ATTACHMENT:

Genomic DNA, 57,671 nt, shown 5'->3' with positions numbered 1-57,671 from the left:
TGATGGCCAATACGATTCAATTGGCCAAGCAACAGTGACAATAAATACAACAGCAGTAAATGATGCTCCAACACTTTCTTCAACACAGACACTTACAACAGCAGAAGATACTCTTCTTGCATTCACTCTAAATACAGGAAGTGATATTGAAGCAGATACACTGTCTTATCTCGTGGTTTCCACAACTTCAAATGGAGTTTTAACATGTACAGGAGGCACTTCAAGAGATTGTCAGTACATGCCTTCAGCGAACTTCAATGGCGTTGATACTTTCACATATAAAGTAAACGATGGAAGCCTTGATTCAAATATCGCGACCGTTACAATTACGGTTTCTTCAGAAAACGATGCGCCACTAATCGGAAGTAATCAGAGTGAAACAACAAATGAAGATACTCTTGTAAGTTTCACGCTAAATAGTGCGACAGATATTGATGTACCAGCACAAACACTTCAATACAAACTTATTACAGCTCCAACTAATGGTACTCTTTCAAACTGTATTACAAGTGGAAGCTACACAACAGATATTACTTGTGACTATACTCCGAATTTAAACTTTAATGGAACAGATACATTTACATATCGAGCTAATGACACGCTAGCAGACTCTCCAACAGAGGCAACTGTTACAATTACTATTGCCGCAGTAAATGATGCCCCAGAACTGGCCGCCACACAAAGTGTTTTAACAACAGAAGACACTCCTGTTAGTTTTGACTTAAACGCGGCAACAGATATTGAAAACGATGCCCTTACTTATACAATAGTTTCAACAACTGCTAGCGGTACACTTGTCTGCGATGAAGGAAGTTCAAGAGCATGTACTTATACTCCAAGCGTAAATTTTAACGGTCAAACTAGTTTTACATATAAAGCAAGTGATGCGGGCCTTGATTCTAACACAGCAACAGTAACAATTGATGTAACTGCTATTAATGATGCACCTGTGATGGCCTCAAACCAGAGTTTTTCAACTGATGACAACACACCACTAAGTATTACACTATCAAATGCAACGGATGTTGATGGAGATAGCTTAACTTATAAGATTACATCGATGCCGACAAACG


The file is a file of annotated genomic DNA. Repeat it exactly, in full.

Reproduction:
Genomic DNA, 57,671 nt, shown 5'->3' with positions numbered 1-57,671 from the left:
TGATGGCCAATACGATTCAATTGGCCAAGCAACAGTGACAATAAATACAACAGCAGTAAATGATGCTCCAACACTTTCTTCAACACAGACACTTACAACAGCAGAAGATACTCTTCTTGCATTCACTCTAAATACAGGAAGTGATATTGAAGCAGATACACTGTCTTATCTCGTGGTTTCCACAACTTCAAATGGAGTTTTAACATGTACAGGAGGCACTTCAAGAGATTGTCAGTACATGCCTTCAGCGAACTTCAATGGCGTTGATACTTTCACATATAAAGTAAACGATGGAAGCCTTGATTCAAATATCGCGACCGTTACAATTACGGTTTCTTCAGAAAACGATGCGCCACTAATCGGAAGTAATCAGAGTGAAACAACAAATGAAGATACTCTTGTAAGTTTCACGCTAAATAGTGCGACAGATATTGATGTACCAGCACAAACACTTCAATACAAACTTATTACAGCTCCAACTAATGGTACTCTTTCAAACTGTATTACAAGTGGAAGCTACACAACAGATATTACTTGTGACTATACTCCGAATTTAAACTTTAATGGAACAGATACATTTACATATCGAGCTAATGACACGCTAGCAGACTCTCCAACAGAGGCAACTGTTACAATTACTATTGCCGCAGTAAATGATGCCCCAGAACTGGCCGCCACACAAAGTGTTTTAACAACAGAAGACACTCCTGTTAGTTTTGACTTAAACGCGGCAACAGATATTGAAAACGATGCCCTTACTTATACAATAGTTTCAACAACTGCTAGCGGTACACTTGTCTGCGATGAAGGAAGTTCAAGAGCATGTACTTATACTCCAAGCGTAAATTTTAACGGTCAAACTAGTTTTACATATAAAGCAAGTGATGCGGGCCTTGATTCTAACACAGCAACAGTAACAATTGATGTAACTGCTATTAATGATGCACCTGTGATGGCCTCAAACCAGAGTTTTTCAACTGATGACAACACACCACTAAGTATTACACTATCAAATGCAACGGATGTTGATGGAGATAGCTTAACTTATAAGATTACATCGATGCCGACAAACG